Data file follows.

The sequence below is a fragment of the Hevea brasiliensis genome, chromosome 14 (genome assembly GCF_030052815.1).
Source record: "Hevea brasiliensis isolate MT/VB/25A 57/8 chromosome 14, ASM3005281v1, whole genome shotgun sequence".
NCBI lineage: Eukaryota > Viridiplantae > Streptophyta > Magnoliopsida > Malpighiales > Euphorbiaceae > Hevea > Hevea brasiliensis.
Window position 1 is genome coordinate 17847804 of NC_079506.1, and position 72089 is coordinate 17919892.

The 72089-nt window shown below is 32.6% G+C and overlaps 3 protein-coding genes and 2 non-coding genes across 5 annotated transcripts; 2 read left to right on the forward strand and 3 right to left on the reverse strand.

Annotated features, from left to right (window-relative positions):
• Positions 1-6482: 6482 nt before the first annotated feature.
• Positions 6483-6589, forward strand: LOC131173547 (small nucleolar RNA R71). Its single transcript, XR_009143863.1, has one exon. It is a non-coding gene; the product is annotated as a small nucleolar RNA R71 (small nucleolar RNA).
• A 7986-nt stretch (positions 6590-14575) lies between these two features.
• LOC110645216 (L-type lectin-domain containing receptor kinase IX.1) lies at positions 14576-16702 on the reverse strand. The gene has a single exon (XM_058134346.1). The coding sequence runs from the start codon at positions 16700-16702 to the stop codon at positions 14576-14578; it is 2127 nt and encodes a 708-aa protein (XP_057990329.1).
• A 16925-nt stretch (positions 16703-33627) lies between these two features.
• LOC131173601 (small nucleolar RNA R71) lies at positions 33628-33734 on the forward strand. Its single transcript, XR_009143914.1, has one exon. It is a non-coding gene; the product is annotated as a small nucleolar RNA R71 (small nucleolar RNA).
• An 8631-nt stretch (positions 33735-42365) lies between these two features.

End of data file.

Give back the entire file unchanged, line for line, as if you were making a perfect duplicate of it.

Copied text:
The sequence below is a fragment of the Hevea brasiliensis genome, chromosome 14 (genome assembly GCF_030052815.1).
Source record: "Hevea brasiliensis isolate MT/VB/25A 57/8 chromosome 14, ASM3005281v1, whole genome shotgun sequence".
NCBI lineage: Eukaryota > Viridiplantae > Streptophyta > Magnoliopsida > Malpighiales > Euphorbiaceae > Hevea > Hevea brasiliensis.
Window position 1 is genome coordinate 17847804 of NC_079506.1, and position 72089 is coordinate 17919892.

The 72089-nt window shown below is 32.6% G+C and overlaps 3 protein-coding genes and 2 non-coding genes across 5 annotated transcripts; 2 read left to right on the forward strand and 3 right to left on the reverse strand.

Annotated features, from left to right (window-relative positions):
• Positions 1-6482: 6482 nt before the first annotated feature.
• Positions 6483-6589, forward strand: LOC131173547 (small nucleolar RNA R71). Its single transcript, XR_009143863.1, has one exon. It is a non-coding gene; the product is annotated as a small nucleolar RNA R71 (small nucleolar RNA).
• A 7986-nt stretch (positions 6590-14575) lies between these two features.
• LOC110645216 (L-type lectin-domain containing receptor kinase IX.1) lies at positions 14576-16702 on the reverse strand. The gene has a single exon (XM_058134346.1). The coding sequence runs from the start codon at positions 16700-16702 to the stop codon at positions 14576-14578; it is 2127 nt and encodes a 708-aa protein (XP_057990329.1).
• A 16925-nt stretch (positions 16703-33627) lies between these two features.
• LOC131173601 (small nucleolar RNA R71) lies at positions 33628-33734 on the forward strand. Its single transcript, XR_009143914.1, has one exon. It is a non-coding gene; the product is annotated as a small nucleolar RNA R71 (small nucleolar RNA).
• An 8631-nt stretch (positions 33735-42365) lies between these two features.